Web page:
It’s not just about recognition of the words either, it is about what to do with the words. Here is where cognitive engines and AI come into play. Some of the biggest players in the industry – for example Microsoft, with its open source cognitive recognition engine – can be leveraged to understand the context of the words. “How do I get to Green Park?” may sound simple enough, but it needs to be put into context. Location awareness could indicate you likely mean Green Park in London and assumptions about transportation mode. If you were sitting at Piccadilly Circus, the answer could be, “Take one stop, Westbound, on the Piccadilly line.”, but here we assumed it was Green Park in London and not Green Park in Manchester or Birmingham.
The search for a deeper meaning
The real challenge comes in what is behind the voice recognition systems – both from the integration of the IoT devices to the system itself, and ensuring the commands requested make sense. Here, we need to further leverage those cognitive engines as a check and validation system. Think of someone accidentally giving a command to “Turn off cooling system to reactor 4” instead of reactor 3 - which has already been shut down, or a doctor using the system to prescribe a harmful dose of medication because he accidently said 400 grams instead of 400 milligrams. These might be extreme examples, but there will need to be a holistic view of the actions that are being automated to prevent human error and bring in broader intelligence to understand the actions related to voice-controlled requests. For example, maybe “Turn off cooling system to reactor 4” was correct, but the system would then need to understand the set of operational procedures to implement those actions.
Creating an API platform for true voice integrated solutions
An interesting element that could tie in strategically with the development of true voice-controlled enterprise environments comes from the innovations occurring in the traditional voice communication world. We are seeing the explosion of CPaaS (Communication Platform as-a-Service) in the enterprise, leveraging APIs to transform today’s applications into voice-integrated solutions. Some of the major voice communication vendors are now entering this market, providing CPaaS infrastructures with a standardised set of APIs to enable companies to integrate communications into their business processes.
While we traditionally look at integration as things like incorporating voice and video services into existing applications – think of a banking application that allows you to move from an online application to a voice call with your banking advisor – I believe these will play a big part in that “voice-first” environment by leveraging the rich API infrastructure of CPaaS to communicate to applications and things.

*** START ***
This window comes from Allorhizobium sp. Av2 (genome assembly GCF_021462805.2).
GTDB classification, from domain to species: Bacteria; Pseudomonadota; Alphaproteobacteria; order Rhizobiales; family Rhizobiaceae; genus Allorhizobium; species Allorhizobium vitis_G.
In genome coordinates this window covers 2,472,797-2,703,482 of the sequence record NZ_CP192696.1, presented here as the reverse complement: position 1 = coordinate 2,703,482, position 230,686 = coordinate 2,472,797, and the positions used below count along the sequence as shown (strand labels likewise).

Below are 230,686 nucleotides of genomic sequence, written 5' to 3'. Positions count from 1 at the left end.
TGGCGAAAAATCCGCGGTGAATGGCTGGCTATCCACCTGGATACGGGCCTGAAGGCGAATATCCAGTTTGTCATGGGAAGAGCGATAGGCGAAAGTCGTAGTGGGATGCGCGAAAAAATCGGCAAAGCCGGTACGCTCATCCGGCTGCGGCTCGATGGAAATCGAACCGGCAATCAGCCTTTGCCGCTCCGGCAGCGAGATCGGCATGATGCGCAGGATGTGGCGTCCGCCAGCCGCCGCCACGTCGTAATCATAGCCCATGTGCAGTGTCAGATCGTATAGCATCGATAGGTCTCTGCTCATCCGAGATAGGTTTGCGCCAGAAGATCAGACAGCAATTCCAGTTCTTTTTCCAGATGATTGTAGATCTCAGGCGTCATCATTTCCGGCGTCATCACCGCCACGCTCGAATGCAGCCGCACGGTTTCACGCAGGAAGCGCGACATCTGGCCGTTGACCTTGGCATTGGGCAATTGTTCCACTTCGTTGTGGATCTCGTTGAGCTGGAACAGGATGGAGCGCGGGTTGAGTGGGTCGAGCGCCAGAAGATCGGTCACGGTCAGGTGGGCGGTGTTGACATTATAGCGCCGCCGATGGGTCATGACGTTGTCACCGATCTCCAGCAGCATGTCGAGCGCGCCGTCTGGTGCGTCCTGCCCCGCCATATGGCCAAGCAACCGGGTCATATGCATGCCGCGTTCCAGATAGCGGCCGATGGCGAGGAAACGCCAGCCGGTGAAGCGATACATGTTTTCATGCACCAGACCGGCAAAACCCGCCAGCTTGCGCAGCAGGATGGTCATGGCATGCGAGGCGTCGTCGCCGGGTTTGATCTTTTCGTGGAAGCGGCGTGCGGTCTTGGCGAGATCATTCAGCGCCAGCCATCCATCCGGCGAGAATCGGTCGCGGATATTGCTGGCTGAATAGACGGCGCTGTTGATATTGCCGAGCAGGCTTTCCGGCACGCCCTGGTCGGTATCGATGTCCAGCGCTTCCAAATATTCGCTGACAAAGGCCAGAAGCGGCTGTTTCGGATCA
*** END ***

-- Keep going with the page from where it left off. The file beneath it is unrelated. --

Behind the communications infrastructure requirements, just how CPaaS or other platforms communicate with devices really needs to be standardised before we will see rapid development of voice technology. Each of today’s consumer-based voice-controlled systems have their own interfaces, own API integrations and, as with the historic “Beta vs. VHS” battle from decades ago, may lead to product obsolescence. Just as a consumer doesn’t want to invest in the latest “smart coffee maker” only to find that the platform that controls it was just discontinued, an enterprise wants to ensure that investments they make into new technologies won’t be obsolete before they are able to realise a return.
The best is yet to come
The good news is there are a set of technologies in the works to help minimise potential obsolescence. Frameworks like IoTivity are being developed to build a standardised platform. We are already seeing the value, benefits and rapid expansion of new voice applications for consumers. In the near term, we will see some of the basic use cases move into the enterprise. Longer term, as advances continue to be made in voice recognition, voice security and simplification/standardisation in device connectivity, we will see more and more voice-first activities in both the consumer and enterprise world to help reduce complexity and improve our productivity.